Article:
The BRI brings us finally to the question of international relations. Here we find a distinct development: while material from the 1950s and 1960s still used the terminology of anti-colonial struggle, it substantially disappears from use thereafter. Why? Already in the late 1950s, Mao Zedong and Zhou Enlai had proposed the ‘Five Principles of Peaceful Coexistence’, which was taken up with enthusiasm by Deng Xiaoping as China sought not confrontation but peaceful development (although he was also quite clear that China would always have closer connections with formerly colonised countries due to a shared common history). The more recent manifestation of this emphasis appears with Xi Jinping’s promotion of a ‘community of shared future for humankind [renlei mingyun gongtongti]’, concretely manifested in the BRI, and the policy – as an alternative to the Western European liberal emphasis on ‘zero-sum’ – of ‘both win, many win, all win’. Or simply, ‘win-win’.

Chapter 9. Xi Jinping on Marxism

Xi Jinping has confounded those international observers who ignored much of what I have discussed in the previous chapters and concluded that China had abandoned Marxism. But Xi Jinping’s resolute emphasis on Marxism makes perfect sense if we keep these developments of socialism with Chinese characteristics in mind. At the same time, it is true that Xi Jinping has also re-emphasised Marxism at its many levels, so much so that the CPC has been noticeably strengthened. Older members are once again proud of the party and what it has achieved, while young people are once again keen to join and study Marxism.

How did this happen? While Xi Jinping’s many writings and speeches (in the good tradition of communist leaders, he is also a thinker and writer) cover a wide range of topics, my focus is on his direct engagement with Marxism. The core piece for analysis is his major speech on the 200th anniversary of Marx’s birth, delivered on 5 May, 2018. While the speech deals with Marx’s biography (as an engaged intellectual), the basic premises of Marxism, its history as a living tradition and its emergence to sustained leadership in China, the main part of the speech elaborates on nine topics of relevance to China’s situation. Calling on all the ‘study Marx’ once again, he begins each sub-section with quotations from Marx and Engels and then elaborates on what they mean for the time after the communist revolution, during the complex and often difficult process of constructing socialism. The topics are: development of human society; sticking to the people’s standpoint; productive forces and relations of production; people’s democracy; cultural construction; social construction; human-nature relationship; world history; and Marxist party building. These topics open out to a series of other dimensions of Xi Jinping’s writings, with which I deal when analysing each section.

Conclusion

Given that most of the material in this book concerns material already known in China, it may be of interest to Chinese readers who wish to see what a foreigner engaged with and working in China thinks about socialism with Chinese characteristics. But I anticipate that it will mostly be of use to non-Chinese readers whose minds may already be open, or perhaps should be opened, to what such a socialism actually means in theory and practice.

Note

[1] The original four modernisations are: shaking off China’s poverty and backwardness [pinqiong luohou]; gradually improving the people’s living standards; restoring a position for China in international affairs commensurate with its current status; and enabling China to contribute more to humankind.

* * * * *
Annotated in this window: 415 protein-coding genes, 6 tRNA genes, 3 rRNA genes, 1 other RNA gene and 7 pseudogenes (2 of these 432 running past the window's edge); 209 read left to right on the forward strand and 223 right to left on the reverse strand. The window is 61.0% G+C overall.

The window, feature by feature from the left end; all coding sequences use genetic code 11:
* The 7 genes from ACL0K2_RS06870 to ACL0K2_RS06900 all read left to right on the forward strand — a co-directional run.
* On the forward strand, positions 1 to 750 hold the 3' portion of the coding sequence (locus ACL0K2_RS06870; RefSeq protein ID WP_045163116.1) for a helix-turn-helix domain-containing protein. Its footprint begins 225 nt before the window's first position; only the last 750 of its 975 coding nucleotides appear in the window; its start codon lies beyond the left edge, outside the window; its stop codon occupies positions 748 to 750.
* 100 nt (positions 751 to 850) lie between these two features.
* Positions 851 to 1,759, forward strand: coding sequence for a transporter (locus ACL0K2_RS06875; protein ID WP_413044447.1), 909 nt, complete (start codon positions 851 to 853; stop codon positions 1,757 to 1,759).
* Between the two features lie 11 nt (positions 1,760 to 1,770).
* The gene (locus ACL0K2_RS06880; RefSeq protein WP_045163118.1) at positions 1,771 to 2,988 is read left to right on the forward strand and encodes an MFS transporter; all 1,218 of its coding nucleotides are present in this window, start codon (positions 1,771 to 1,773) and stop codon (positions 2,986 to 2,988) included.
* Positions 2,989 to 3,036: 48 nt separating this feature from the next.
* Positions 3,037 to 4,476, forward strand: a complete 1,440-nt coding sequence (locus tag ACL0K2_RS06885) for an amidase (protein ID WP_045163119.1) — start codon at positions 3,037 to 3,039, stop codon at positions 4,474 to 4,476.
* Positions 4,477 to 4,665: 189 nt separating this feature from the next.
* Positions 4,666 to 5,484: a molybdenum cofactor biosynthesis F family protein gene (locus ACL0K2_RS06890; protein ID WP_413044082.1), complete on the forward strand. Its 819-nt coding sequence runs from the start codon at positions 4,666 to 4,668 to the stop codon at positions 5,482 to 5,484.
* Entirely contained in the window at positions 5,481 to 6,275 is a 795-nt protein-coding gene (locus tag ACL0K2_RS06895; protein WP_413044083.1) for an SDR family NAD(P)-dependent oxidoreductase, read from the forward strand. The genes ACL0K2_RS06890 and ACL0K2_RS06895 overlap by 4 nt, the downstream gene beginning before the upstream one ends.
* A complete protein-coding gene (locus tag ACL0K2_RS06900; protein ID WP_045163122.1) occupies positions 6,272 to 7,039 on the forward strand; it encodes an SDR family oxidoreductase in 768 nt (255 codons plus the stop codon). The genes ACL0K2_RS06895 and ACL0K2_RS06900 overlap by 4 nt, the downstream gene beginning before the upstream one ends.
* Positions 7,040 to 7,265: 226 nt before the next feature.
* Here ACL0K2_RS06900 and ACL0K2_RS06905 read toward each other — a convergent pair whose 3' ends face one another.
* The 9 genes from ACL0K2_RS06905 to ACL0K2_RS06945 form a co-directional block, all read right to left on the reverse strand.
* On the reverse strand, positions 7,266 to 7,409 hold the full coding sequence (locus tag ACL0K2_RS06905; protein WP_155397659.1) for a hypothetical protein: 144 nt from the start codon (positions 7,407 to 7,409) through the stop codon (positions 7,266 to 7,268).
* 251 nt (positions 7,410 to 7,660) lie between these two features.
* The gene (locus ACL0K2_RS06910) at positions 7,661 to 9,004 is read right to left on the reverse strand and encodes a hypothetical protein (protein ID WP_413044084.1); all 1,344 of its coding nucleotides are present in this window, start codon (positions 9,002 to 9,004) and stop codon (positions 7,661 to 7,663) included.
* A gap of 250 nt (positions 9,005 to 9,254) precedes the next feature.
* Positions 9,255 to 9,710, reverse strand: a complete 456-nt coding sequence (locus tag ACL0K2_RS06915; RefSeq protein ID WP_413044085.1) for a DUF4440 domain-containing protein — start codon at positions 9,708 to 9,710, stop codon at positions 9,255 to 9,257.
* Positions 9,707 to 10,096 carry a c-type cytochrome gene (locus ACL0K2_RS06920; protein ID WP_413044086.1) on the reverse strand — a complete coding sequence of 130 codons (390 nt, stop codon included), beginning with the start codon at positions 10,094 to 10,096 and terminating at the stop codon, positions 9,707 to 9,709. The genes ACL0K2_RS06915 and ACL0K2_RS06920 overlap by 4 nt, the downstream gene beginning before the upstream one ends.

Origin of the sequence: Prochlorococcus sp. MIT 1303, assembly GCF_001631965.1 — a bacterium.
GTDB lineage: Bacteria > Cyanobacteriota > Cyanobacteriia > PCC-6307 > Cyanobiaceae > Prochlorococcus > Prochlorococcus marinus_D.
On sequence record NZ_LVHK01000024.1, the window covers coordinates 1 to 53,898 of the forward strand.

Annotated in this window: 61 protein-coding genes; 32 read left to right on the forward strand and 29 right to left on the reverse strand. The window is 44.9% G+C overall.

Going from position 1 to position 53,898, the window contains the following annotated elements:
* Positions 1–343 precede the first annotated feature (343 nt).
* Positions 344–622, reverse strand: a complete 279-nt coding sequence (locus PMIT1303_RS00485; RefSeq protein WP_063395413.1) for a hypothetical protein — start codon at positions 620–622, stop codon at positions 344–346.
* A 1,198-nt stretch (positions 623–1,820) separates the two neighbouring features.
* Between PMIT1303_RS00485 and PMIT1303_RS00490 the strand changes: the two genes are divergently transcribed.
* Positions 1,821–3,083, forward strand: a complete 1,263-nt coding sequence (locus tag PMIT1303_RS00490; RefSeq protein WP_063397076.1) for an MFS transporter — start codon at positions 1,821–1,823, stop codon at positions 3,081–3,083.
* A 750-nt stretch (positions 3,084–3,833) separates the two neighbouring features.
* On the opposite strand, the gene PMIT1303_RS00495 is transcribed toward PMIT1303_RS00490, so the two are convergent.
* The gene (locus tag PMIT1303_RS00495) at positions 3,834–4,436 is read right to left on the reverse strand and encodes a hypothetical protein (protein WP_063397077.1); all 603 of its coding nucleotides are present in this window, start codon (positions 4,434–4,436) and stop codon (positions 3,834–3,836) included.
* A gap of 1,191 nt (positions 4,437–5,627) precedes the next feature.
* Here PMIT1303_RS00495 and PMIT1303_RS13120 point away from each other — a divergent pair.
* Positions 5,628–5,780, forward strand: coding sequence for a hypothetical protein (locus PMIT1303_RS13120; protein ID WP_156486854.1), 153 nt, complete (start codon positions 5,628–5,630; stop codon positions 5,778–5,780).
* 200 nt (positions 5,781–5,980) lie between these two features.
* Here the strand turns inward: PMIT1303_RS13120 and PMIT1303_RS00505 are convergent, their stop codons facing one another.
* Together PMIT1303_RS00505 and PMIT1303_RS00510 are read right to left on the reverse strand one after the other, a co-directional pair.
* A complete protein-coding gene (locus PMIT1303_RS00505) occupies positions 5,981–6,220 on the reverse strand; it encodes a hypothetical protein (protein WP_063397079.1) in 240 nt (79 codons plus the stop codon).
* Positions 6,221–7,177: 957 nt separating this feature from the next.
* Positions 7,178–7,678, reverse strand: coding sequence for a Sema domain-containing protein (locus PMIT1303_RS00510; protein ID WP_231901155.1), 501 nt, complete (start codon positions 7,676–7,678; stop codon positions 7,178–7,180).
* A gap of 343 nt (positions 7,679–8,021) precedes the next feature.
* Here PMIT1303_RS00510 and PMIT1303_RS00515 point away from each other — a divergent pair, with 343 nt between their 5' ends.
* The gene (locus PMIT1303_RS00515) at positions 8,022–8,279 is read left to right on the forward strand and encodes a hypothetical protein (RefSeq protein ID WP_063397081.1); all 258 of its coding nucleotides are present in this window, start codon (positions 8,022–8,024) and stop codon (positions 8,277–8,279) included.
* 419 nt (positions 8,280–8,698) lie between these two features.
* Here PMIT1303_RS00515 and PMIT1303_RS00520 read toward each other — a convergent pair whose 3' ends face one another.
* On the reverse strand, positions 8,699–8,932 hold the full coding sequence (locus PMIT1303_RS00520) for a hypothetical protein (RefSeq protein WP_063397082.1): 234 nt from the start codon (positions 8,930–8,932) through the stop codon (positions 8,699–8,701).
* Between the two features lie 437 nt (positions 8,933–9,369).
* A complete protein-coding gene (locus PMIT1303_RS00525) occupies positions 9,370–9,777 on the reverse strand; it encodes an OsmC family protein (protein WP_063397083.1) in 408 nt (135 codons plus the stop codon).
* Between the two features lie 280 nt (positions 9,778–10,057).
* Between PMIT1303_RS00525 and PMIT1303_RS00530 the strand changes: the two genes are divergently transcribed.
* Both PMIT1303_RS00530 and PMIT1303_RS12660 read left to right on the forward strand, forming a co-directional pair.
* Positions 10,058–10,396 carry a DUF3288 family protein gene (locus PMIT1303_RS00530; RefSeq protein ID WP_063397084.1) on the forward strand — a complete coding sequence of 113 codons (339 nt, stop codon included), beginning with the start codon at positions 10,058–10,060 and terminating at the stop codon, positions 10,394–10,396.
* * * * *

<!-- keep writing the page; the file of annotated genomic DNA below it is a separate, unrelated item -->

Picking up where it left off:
China’s poverty alleviation: One of the greatest human rights achievements

One of the greatest human rights achievements in human history is China’s forty years of poverty alleviation – given the fundamental right to socio-economic wellbeing. The World Bank estimates that 850 million people have been lifted out of poverty, but still some remain in poverty. Given that one of the three great challenges for a xiaokang society is absolute poverty elimination, there is a resolute focus to achieve the target. A useful background article can be found in Xinhua News.

The Silk Road is active again: Thousands of trains now run the route

Many centuries ago, the routes of the ‘Silk Road’ used camels and whatnot for covering the thousands of kilometres between east and west on the Eurasian landmass. In more recent times, when Chinese planners were thinking about the reincarnation of the Silk Road – what is now known as the Belt and Road Initiative (BRI) – they took into consideration a number of factors: trains, even slower ones, are faster than ships; the US navy likes to bully others on the high seas; Central Asia, Russia and Europe will become more and more keen on Chinese products as the latter move to high quality production. One of the key solutions was actually a relatively old one: trains.

I am a great lover of trains, taking them whenever possible. And China is now the world leader in train innovation, technology and implementation. But the development of long distance cargo trains on the Eurasian landmass has largely gone under the radar. From a modest beginning back in 2011, when the first cargo train left Chongqing in China for Duisburg in Germany, it was the beginning of a monumental shift. Back then, there were perhaps a couple of routes trains could follow. Now there are many indeed and they keep increasing exponentially.

Every few days in the Chinese newspapers (for example, here and here), I read of yet another service that has opened, so much so that now there are now 65 routes between 48 cities in China and 40 in Europe. For example, in 2108 alone, 6300 trains with cargo made the journey to Europe, an incease of 70 percent from the previous year.

More detail in this recent article from Xinhua News, the largest and most reliable news service in the world.